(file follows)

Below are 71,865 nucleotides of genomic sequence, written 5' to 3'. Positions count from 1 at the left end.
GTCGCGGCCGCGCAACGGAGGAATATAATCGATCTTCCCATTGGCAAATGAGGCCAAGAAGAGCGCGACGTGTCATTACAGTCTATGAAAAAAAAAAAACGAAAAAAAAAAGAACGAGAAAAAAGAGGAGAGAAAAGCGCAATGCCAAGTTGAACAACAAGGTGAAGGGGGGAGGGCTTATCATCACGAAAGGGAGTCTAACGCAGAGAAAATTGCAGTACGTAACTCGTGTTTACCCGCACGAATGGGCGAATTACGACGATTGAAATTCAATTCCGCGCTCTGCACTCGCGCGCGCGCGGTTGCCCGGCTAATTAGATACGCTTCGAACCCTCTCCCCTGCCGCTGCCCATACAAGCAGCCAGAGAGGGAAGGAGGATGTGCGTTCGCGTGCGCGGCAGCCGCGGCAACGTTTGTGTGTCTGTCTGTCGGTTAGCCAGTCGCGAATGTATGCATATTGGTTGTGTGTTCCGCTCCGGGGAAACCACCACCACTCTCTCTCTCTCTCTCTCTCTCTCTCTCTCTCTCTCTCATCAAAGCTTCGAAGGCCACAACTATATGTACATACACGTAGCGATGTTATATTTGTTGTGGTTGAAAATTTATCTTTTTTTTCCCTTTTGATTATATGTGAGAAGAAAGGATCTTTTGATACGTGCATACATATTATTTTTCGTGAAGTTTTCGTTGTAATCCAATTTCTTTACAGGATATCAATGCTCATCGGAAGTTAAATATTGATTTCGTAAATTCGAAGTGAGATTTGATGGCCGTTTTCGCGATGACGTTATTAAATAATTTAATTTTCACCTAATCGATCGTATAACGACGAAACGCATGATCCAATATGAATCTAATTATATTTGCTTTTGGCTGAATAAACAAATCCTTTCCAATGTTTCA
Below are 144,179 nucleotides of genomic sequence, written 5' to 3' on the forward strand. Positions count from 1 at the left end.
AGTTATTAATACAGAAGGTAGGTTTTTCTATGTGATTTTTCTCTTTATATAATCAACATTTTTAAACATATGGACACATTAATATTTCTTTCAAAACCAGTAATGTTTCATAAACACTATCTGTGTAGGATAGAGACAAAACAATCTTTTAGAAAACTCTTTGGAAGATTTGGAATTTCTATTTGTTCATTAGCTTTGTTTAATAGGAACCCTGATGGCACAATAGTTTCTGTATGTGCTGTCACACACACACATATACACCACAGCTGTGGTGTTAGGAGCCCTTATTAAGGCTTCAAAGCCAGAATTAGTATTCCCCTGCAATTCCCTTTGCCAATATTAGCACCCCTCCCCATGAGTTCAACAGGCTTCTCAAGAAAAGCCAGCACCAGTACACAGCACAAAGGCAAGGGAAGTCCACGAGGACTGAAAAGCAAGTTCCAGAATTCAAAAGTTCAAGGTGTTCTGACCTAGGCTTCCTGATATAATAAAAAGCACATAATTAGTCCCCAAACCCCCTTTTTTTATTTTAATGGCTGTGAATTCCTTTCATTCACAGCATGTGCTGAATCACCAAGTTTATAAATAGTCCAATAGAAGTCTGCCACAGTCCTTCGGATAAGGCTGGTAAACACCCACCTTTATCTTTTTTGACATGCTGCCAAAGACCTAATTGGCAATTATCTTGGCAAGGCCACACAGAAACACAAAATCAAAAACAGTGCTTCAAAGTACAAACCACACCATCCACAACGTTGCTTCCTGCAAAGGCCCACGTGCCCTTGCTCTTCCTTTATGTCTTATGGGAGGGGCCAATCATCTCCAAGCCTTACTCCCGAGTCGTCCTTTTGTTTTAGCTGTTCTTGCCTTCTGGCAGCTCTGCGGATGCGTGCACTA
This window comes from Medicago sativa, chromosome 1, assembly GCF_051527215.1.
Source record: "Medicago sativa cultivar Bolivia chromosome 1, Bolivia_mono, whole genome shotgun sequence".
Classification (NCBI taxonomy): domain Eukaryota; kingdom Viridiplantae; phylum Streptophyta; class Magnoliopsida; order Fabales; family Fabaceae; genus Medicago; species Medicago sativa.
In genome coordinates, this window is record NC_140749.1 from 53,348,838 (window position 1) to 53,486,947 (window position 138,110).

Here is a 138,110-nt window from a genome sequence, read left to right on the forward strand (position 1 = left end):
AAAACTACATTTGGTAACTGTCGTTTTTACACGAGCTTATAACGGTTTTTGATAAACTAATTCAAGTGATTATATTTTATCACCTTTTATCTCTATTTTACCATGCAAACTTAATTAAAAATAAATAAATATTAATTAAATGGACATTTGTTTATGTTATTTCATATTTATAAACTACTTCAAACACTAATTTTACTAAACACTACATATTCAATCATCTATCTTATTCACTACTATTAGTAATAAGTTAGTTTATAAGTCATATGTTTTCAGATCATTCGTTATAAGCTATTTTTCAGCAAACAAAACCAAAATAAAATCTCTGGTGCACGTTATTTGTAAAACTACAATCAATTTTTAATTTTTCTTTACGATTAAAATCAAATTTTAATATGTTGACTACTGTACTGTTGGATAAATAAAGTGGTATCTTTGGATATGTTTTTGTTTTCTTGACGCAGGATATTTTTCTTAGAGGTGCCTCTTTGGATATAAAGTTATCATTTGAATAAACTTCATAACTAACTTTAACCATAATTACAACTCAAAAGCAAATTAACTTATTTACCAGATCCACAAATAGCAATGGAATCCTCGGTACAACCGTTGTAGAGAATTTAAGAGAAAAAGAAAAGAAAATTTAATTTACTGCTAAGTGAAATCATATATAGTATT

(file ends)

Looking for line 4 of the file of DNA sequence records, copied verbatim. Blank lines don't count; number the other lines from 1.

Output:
AGTTATTAATACAGAAGGTAGGTTTTTCTATGTGATTTTTCTCTTTATATAATCAACATTTTTAAACATATGGACACATTAATATTTCTTTCAAAACCAGTAATGTTTCATAAACACTATCTGTGTAGGATAGAGACAAAACAATCTTTTAGAAAACTCTTTGGAAGATTTGGAATTTCTATTTGTTCATTAGCTTTGTTTAATAGGAACCCTGATGGCACAATAGTTTCTGTATGTGCTGTCACACACACACATATACACCACAGCTGTGGTGTTAGGAGCCCTTATTAAGGCTTCAAAGCCAGAATTAGTATTCCCCTGCAATTCCCTTTGCCAATATTAGCACCCCTCCCCATGAGTTCAACAGGCTTCTCAAGAAAAGCCAGCACCAGTACACAGCACAAAGGCAAGGGAAGTCCACGAGGACTGAAAAGCAAGTTCCAGAATTCAAAAGTTCAAGGTGTTCTGACCTAGGCTTCCTGATATAATAAAAAGCACATAATTAGTCCCCAAACCCCCTTTTTTTATTTTAATGGCTGTGAATTCCTTTCATTCACAGCATGTGCTGAATCACCAAGTTTATAAATAGTCCAATAGAAGTCTGCCACAGTCCTTCGGATAAGGCTGGTAAACACCCACCTTTATCTTTTTTGACATGCTGCCAAAGACCTAATTGGCAATTATCTTGGCAAGGCCACACAGAAACACAAAATCAAAAACAGTGCTTCAAAGTACAAACCACACCATCCACAACGTTGCTTCCTGCAAAGGCCCACGTGCCCTTGCTCTTCCTTTATGTCTTATGGGAGGGGCCAATCATCTCCAAGCCTTACTCCCGAGTCGTCCTTTTGTTTTAGCTGTTCTTGCCTTCTGGCAGCTCTGCGGATGCGTGCACTA